Hester got a finger tip on it.
Thanks for the baseball explanation, guys!
I still think they should give the game to Chicago. Should of been a point given hitting the upright, and another point for same ball hitting crossbar. That’s gotta be hard to do.
Besides that, I had a fiver on the game…
Next, let us discuss the infield fly rule…what?
And after that, we’ll discuss the blasphemy that is the Designated Hitter.
For a moment I read “designated Hitler” there and thought “WHAT???”
After Alabama got beat by Clemson last night during the National College Championship game, an announcer mentioned that Saban hasn’t lost by that many points since he was coach of the Miami Dolphins.
I didn’t know whether to laugh or cry.
Well, maybe he can find a new career as a kicker for Chicago…
I have no clue what that means.
…even though I looked it up 20 seconds ago.
They use too many words in the explanation that I don’t know either.
Welcome to Baseball.
Most definitely! …and that the American League is essentially heretical in its very nature for using it, and why the National League is the true, pure and unblemished league.
For @Aginor …to relate to your history, think of the schism in the church in the 16th century…only worse.
Also for @Aginor, the heresy that is the designated hitter is thus…A designated hitter (or DH) is a player that has no field position but bats in place of the pitcher when his team is at bat…so all he does is hit the ball…he doesn’t even need to have a glove. Heresy through and through.
That said, it is important to differentiate the DH with a “pinch hitter” (PH), a player that is substituted into the line up, for anther player (often a pitcher, many of whom are weak batters), as a “tactical move” to get a base hit. The player the PH substituted for is out of the game. When the team using the PH next takes the field (defense) the PH either takes the position of the substituted player, takes another position (with other defensive substitutions so all positions are filled) or is himself substituted for another player.
In all cases, a player(s) substituted are out of the rest of the game for good.
Now, there is also a way to replace a runner already on base with a pinch runner…basically the same rules as a PH…maybe another time…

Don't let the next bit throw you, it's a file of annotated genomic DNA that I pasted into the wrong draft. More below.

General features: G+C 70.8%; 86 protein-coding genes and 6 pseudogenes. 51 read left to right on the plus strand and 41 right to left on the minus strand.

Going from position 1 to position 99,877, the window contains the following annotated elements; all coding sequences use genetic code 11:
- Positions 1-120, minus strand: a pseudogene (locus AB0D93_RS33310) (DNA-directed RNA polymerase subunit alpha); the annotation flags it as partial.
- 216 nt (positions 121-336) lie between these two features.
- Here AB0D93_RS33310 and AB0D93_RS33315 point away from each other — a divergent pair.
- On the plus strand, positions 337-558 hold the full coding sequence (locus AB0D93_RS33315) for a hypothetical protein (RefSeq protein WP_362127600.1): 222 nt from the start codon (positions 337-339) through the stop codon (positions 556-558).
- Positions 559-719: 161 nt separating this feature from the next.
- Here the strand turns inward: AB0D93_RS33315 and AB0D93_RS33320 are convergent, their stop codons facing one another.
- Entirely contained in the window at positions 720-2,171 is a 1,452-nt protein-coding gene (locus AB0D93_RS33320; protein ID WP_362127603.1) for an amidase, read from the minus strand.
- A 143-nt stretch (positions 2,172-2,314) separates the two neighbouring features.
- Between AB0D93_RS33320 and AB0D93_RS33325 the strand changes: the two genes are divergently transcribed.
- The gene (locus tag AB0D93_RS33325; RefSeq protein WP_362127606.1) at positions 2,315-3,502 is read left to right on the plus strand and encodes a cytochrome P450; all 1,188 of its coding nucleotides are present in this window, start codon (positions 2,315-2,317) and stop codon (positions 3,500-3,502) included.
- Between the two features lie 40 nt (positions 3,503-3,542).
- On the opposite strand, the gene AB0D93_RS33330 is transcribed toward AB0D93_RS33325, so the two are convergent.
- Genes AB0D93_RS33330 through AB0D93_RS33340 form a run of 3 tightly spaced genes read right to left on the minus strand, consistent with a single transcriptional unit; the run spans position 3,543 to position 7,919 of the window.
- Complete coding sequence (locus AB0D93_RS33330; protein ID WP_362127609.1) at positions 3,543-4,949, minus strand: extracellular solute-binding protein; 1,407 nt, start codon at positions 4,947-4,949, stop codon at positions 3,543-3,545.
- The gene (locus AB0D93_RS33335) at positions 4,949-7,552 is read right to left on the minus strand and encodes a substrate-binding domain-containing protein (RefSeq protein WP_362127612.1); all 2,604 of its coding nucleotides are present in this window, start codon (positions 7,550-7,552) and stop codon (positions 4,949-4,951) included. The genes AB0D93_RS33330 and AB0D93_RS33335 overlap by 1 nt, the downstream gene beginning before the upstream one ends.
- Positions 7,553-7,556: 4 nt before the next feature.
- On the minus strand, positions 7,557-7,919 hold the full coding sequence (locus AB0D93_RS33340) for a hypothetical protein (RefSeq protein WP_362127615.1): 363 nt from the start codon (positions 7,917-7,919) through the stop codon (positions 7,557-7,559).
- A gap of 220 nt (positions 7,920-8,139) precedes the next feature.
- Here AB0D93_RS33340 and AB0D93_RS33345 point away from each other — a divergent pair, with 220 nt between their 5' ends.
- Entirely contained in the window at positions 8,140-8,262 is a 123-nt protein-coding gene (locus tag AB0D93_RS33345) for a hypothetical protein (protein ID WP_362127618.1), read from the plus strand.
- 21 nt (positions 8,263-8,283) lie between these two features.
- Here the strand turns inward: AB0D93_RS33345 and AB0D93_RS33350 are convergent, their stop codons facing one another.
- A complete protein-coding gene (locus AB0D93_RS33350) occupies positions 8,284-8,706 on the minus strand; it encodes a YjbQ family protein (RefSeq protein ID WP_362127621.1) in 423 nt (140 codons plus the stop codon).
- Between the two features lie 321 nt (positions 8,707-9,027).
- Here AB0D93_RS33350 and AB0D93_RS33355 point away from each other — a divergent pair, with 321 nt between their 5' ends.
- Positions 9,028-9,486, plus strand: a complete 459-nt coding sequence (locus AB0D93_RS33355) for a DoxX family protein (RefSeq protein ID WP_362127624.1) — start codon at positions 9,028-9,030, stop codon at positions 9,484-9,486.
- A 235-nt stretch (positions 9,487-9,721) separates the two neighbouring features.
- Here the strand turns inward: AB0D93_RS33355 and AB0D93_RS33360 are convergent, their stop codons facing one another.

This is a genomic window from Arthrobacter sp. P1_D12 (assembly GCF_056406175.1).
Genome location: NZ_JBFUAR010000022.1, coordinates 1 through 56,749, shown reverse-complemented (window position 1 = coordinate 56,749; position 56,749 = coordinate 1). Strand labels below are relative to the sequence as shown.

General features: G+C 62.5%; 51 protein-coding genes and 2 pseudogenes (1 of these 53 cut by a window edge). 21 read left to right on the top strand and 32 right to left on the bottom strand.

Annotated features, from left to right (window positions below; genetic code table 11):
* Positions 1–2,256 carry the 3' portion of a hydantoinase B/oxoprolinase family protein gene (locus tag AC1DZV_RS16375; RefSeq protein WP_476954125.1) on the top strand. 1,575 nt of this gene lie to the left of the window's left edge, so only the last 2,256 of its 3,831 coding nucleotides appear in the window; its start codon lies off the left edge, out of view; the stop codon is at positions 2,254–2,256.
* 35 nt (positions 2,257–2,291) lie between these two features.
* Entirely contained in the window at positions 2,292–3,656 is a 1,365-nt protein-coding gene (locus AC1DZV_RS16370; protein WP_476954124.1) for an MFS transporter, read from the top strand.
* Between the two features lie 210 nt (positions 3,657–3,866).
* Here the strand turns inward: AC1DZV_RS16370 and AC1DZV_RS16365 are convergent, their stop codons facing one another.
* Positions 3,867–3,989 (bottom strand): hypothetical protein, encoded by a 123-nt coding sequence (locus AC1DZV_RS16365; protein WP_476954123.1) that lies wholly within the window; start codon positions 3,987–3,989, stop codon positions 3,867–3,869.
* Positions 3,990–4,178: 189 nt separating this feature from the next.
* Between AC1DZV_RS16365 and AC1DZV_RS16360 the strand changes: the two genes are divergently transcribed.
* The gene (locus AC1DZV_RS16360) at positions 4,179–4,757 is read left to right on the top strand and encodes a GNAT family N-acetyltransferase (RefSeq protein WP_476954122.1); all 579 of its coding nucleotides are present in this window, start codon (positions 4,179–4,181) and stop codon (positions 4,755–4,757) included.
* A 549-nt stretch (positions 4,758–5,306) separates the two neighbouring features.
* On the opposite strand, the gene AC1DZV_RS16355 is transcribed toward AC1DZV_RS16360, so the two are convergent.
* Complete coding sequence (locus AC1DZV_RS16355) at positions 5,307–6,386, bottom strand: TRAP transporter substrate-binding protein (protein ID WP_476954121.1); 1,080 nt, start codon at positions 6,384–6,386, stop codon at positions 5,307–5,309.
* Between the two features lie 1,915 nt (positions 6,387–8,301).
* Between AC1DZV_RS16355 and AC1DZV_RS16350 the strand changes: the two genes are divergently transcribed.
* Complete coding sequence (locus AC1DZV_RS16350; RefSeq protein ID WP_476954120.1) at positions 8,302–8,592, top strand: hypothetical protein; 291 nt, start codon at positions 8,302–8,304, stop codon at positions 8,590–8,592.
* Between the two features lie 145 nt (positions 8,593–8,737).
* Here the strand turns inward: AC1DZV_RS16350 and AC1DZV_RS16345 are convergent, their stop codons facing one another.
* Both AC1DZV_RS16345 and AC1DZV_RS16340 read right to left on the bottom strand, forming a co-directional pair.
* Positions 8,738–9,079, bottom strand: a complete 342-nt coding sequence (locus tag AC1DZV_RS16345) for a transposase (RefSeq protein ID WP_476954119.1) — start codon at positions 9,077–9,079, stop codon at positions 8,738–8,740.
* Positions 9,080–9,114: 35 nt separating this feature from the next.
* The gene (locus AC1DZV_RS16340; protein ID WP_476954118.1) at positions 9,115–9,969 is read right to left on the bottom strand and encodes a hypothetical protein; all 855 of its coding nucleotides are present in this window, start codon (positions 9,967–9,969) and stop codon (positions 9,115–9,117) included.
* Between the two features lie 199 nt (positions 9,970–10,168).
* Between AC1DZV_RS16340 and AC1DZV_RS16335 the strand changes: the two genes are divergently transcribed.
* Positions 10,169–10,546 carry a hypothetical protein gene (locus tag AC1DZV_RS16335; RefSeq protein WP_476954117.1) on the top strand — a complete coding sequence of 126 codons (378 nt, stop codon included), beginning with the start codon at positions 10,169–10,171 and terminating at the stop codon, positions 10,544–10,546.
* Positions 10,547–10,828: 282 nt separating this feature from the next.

…and at the half of the 7th inning, we all stand up and sing “Take Me Out to the Ball Game.”…which makes perfect sense when you think about it.
And while we’re at it…
Ahem… but… isn’t that DH rule basically adding another tactical layer? Basically you can build a team around a great pitcher and then if it would be his turn to bat he is swapped out if I understand correctly, so you can have two specialists (a mega batter that cannot do a lot else and a mega pitcher that cannot do a lot otherwise) and the rest of the team are allrounders.
Sounds fairly sensible to me to be honest…
Oh dear… I just made myself a heretic didn’t I?
You have to excuse me, I really don’t know a lot about baseball.
…but now that you talk about it… I do like complex rules systems so Baseball might be worth watching I guess…
…but where do I start?
Ok this probably puts me in a bad light as well, but…
Do you know what are also two good reasons to watch football television programs IMO:
Erin Andrews and Kay Adams.
There. I said it. You may now judge me.
No judging, they’re both very talented journalists, and Erin Andrews is a great interviewer. I’ve only watched a little Good Morning Football, but I’ve been impressed with how Kay Adams does her thing.
@Navynuke99, if you get the stake, I’ll gather a bunch of sticks and get a torch.
The DH rule is a “cop out” because, as I mentioned, many, if not most pitchers are poor batters. So that is part of the game. For me, if you have a good pitcher and want to keep him in the game, then he has to take his turn at bat.
A great pitcher is certainly an asset, but not something you can really build a team around. A Major League Baseball season is 162 games. Currently, the average number of pitches per game is 146, for an average 23,652 pitches per season (not including warm up). That is way too many for one human to throw. In fact, on average (and depending on the score of the game) a starting pitcher is removed at about 100 pitches. There are in fact pitchers that ave made their careers as “Closers”, pitching the final couple of innings of a game.
Tug McGraw, Philadelphia Phillies was one such pitcher–a hero of mine. In the 1980 World Series he pitched as a closer in all 5 games. The Phillies won the series. Tug McGraw pitched the last pitch for a strikeout that finished the game, and the series.
I used to work for a French company. Couple of big shots came over and after work we took them to go watch the Durham Bulls (single A at that time) play.
Try explaining a “balk” to someone who knows nothing about baseball
Our class at the Armed Forces Staff College included a Swiss Colonel. As a class outing, we went to see the Tidewater Tides (AAA) play. I share your frustration at trying to explain the game, but we persisted.
Being a minor league game, there were some extra shenanigans. At the beginning of the 5th inning, they had a cute little girl (about 10 yrs) run around and sweep off the bases.
At the time, someone was explaining to the Swiss officer, how a forced out works, and ended with, “…and then a little girl comes out and sweeps the all bases.” The baffled look on the Swiss guy’s face was priceless.